I’m writing today in reflection of the tutoring process. Although my sessions with Kim will continue beyond the length of EDU 832, I’m taking a moment today to scoop up what the process has to offer at this point in time. Kim and I began our journey about three months ago. We picked up and put down three books before settling on our current book, If I Stay. This alone was a learning opportunity for me.
I set out on a path complete with topics and books of interest to Kim, some on her reading level, some a bit beyond her independent level and some she chose on her own, while a couple I had brought to offer. Despite all of these components, none of them seemed to influence Kim as much as whether or not the text grabbed her and held her interest. For example, The Fault in Our Stars seemed to be a great match for Kim. She started the book out with enthusiasm and gusto. Within two weeks her steem had run out and she ditched the book. I tried to encourage her to give some books more time, but I began to understand that what Kim needed most in a book was a story that grabbed her and held her curiosity, her desire to read on and to find out more. I also discovered that despite my attempts, my loyalty in our sessions together and my endless attempts to build her confidence, I could not find the story that would help Kim to become a reader. She needed to discover this joy herself. I hope that Kim has found this is her current selection; time will tell.
Despite my attempts to help Kim, I could not make her enjoy reading. I could not compensate for the fact that reading isn’t a common acivity of value in her home and I could not compensate for the fact that Kim did not find delight in the enchanting possiblities of books and the stories they share when she was a child. What I found was a student who was a couple of grades below in her reading level and it wasn’t because she couldn’t read or struggled with the skills she needed to be a successful reader. It seemed to be that Kim simply hadn’t found a passion for reading up to this point.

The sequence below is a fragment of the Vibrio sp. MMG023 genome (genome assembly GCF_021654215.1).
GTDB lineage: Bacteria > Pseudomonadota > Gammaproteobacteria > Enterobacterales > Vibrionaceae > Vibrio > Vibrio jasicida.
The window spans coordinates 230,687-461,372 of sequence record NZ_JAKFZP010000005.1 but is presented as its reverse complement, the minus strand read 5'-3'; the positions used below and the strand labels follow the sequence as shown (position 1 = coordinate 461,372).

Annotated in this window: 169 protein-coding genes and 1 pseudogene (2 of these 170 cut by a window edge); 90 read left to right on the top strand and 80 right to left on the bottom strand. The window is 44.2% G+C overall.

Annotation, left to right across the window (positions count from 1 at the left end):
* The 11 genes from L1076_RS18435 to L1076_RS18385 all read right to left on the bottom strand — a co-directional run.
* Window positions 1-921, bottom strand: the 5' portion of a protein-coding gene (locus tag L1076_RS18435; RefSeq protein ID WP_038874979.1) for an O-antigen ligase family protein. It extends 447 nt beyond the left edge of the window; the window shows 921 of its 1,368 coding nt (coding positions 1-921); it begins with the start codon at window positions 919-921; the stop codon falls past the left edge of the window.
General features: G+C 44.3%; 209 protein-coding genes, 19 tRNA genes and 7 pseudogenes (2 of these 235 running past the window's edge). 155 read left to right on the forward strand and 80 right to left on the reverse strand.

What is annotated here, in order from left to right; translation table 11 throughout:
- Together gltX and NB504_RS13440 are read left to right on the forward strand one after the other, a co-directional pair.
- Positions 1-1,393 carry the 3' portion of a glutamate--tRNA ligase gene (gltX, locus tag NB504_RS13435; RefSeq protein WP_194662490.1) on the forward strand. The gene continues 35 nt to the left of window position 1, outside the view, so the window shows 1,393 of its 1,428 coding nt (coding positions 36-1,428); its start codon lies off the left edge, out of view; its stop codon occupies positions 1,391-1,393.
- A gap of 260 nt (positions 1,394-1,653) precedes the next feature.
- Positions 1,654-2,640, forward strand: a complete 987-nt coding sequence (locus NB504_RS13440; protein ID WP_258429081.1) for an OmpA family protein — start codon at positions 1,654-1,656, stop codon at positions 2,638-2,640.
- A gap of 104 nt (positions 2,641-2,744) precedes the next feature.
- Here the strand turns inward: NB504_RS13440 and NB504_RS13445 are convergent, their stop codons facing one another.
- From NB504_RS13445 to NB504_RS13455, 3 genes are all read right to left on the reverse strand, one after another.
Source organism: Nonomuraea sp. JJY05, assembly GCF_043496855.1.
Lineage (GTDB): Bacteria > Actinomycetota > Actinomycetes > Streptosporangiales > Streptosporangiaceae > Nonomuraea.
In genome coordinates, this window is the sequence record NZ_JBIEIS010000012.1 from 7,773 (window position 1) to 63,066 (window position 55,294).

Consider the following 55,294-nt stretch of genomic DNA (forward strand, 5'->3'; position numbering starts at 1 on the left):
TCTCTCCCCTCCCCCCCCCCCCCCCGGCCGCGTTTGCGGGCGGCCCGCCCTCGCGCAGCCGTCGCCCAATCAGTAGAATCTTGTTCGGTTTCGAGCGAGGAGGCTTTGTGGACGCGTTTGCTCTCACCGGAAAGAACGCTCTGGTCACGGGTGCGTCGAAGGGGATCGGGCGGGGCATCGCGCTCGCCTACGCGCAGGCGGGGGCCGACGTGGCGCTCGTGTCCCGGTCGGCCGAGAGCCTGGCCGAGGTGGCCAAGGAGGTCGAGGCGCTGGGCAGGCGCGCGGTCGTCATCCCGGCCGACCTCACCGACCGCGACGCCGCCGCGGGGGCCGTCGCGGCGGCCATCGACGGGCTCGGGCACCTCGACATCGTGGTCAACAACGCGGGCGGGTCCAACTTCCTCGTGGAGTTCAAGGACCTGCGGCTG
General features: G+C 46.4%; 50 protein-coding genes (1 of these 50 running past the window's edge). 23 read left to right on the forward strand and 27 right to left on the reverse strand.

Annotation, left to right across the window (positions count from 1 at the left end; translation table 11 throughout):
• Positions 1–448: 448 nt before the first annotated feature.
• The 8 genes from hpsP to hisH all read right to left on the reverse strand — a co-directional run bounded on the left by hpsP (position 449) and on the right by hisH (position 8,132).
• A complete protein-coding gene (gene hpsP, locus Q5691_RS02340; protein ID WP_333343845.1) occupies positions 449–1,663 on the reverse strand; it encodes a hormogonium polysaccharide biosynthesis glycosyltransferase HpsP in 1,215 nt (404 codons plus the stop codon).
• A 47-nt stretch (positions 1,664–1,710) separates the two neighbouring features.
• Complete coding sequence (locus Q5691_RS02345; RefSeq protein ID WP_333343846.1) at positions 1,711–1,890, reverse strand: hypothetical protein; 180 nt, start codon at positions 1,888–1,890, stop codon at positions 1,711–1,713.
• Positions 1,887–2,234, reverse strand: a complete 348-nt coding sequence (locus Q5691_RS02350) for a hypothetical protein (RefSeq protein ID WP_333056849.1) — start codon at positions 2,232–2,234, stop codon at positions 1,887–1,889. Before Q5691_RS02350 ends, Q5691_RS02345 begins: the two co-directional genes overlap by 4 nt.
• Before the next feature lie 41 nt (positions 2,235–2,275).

Our time together revealed her lack of vocabulary base, which is likely due to her lack of being read to consistently as she was growing up and her lack of independent reading practices now that she is older. These are hard areas to fill in or compensate for if Kim is not willing to read on her own. I believe that only Kim can do this for herself and my role is to continue my efforts in motivating her and offering oppourtunities for her to discover the joys of reading on a personal level. Problems such as, her exposure to new words, will begin to mend when Kim begins to increase the amount of time she is reading every day.
There were a few helpful changes that seemed to make a difference with Kim’s motivation to read. First of all, allowing her the freesom to cast uninteresting books aside until she found one that carried her curiosity beyond the first few chapters, allowed her the time and discovery she needed to find the right book. Involving a friend in the reading of that magical book was what seemed to help Kim stay tuned into the book for the duration. Not only did Kim and her friend participate during our small literature circle, but they also were allowed to buddy read during their silent sustained reading block, which met twice a week for 20 minutes. The last piece that I found helpful was my persistence. I came prepared to meet with Kim twice a week, every week and regardless of whether we were in limbo, searching for the right read, or moving along with If I Stay, we met, we discussed where Kim was along this reading journey and what move we were going to make next and why. I believe this persistence and encouraging Kim to keep searching for that magical read were very important.
Unfortunately, I do believe the desire to read is critical. Witout the desire, it becomes very hard to address some of the existing gaps. I experienced first hand, how very important it is for our students to find the joy and rewards reading has to offer. We can encourage and try without hesitation to create this catch for our students, but without it, I can’t help but agree with them; that reading just becomes a whole lot of struggle without much enjoyment! The moral of the story is, be passionate about reading, encourage your students to find this passion for themselves – whatever it takes, and be aware of your students’ past – look at what they and you, are up against and perservere! The rewards are worth it for both your students and you! After all, isn’t this why we decided to teach in the first place!